Mobile Devices

September 10, 2013

Trade in Your Smartphone Program Coming to Walmart

A program gaining ground lately is the idea of the smartphone trade-in. Several ads have reflected the common frustration shared by many mobile phone users who would love to have the biggest and best, but are forbidden from getting said devices by the terms of the contract taken out to get the last biggest and best device. So many mobile providers are turning to trade-in programs to help users get access to the best phones faster, and joining the fray is a somewhat unlikely mobile provider: Walmart.

Starting Sept. 21, Walmart will roll out its trade-in program which allows users to get a credit for trading in a working, undamaged phone. The amount of the credit varies based upon the device traded in, and ranges from $50 to $300 based on the device's overall condition and the model traded in. Said credit can then be applied toward the purchase of a new device, including several smartphones that come with prepaid plans.

To trade in the device, simply take it to the electronics sections of over 3,600 Walmart and Sam's Club locations throughout the U.S., but it was also noted that those who took advantage of the trade-in program would be required to enter a new two-year contract with Verizon, AT&T, or Sprint in order to get in on the action.

Trade-in programs for smartphones are really nothing new; Walmart's actually a bit behind the curve on this one. Some like to point to the T-Mobile “Jump” program as the one that really got the ball rolling, because not too long after T-Mobile started offering a way for users to bring in a phone to get a newer phone while remaining in contract, the remaining major carriers—Verizon, AT&T, and Sprint—brought out similar programs. While some question the overall value of the competition's offerings, there's simply no denying that said offerings now exist.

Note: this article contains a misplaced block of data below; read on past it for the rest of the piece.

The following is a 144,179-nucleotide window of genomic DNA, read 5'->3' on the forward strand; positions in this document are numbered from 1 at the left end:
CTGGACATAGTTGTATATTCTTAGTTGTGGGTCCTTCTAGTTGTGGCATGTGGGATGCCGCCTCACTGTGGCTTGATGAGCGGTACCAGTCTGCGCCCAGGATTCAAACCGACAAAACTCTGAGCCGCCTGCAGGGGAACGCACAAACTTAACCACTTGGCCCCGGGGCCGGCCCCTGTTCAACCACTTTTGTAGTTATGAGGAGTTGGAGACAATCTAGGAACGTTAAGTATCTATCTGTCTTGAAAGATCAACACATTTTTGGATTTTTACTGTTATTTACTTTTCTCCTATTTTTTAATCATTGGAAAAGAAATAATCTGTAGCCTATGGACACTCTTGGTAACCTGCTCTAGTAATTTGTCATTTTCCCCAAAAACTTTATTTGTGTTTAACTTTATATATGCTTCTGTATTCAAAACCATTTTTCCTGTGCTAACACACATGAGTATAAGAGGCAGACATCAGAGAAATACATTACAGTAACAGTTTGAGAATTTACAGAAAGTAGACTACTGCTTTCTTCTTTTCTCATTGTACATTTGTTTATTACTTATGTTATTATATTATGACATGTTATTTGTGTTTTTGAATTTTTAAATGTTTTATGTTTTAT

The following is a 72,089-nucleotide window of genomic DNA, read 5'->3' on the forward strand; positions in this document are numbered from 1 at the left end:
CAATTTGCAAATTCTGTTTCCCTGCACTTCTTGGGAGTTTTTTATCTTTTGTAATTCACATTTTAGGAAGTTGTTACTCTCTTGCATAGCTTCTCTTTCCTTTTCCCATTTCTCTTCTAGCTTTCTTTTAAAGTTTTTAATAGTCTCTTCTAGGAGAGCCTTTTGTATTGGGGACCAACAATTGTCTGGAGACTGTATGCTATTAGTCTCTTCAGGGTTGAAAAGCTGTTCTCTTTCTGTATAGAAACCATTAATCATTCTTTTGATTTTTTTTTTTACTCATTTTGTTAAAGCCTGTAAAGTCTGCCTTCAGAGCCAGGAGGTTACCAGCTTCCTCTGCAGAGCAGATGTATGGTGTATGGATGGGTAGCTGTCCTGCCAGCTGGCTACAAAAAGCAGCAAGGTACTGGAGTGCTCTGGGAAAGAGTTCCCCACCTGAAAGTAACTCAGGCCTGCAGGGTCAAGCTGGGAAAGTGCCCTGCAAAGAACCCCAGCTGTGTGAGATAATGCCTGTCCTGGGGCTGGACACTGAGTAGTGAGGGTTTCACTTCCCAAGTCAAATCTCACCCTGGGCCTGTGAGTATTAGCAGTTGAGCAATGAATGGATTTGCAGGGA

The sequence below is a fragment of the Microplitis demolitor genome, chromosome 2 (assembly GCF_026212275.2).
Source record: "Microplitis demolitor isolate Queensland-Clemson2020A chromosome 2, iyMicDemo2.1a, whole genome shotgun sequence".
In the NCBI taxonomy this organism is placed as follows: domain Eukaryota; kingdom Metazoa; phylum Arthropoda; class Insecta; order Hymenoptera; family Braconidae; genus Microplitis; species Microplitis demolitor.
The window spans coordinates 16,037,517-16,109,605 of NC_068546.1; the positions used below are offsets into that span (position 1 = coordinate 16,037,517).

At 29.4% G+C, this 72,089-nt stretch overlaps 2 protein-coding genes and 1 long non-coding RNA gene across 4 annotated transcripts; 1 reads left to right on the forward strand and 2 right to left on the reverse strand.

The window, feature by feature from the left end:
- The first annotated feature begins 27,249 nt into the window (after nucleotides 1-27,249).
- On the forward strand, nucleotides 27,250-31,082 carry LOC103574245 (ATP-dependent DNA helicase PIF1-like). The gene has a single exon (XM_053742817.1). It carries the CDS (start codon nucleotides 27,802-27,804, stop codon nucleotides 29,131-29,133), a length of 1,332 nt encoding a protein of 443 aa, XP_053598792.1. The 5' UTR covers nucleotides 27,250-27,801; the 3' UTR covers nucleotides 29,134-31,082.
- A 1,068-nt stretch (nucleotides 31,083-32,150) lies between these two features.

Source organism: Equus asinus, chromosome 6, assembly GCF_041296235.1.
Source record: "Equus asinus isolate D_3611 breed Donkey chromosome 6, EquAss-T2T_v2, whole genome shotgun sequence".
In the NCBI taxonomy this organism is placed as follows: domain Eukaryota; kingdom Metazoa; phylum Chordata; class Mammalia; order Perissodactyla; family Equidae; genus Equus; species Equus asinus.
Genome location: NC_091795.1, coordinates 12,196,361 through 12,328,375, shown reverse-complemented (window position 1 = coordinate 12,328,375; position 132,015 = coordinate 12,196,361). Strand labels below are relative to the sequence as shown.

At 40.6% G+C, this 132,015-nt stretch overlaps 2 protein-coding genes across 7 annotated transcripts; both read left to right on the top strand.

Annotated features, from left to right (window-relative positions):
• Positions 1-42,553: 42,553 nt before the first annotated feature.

Those are options at the carrier level, and programs like those offered by Best Buy and Gazelle among several others are also worth considering—one of the most recent includes Apple's trade-in program—so really, Walmart is coming late to this particular party. But given the amount of locations involved and the numbers of people who turn to Walmart when it comes to purchasing devices, it will likely be a welcome addition nonetheless, especially for users eager to get the newest hardware, but not eager to wait out the terms of a contract to get access to that hardware.

With more people coming on board with smartphones, and more devices emerging on a regular basis, the desire to jump ship and get a new smartphone when the better devices emerge is going to be a big consideration for a lot of users. The more that the carriers can do to accommodate that desire, the better off said carriers will be in the end as that's likely to increase the number of users that will go to that carrier for service. Walmart may be getting in on this one late, but “better late than never” is a phrase that's held truth for more than one vendor in the past.

Edited by Alisen Downey

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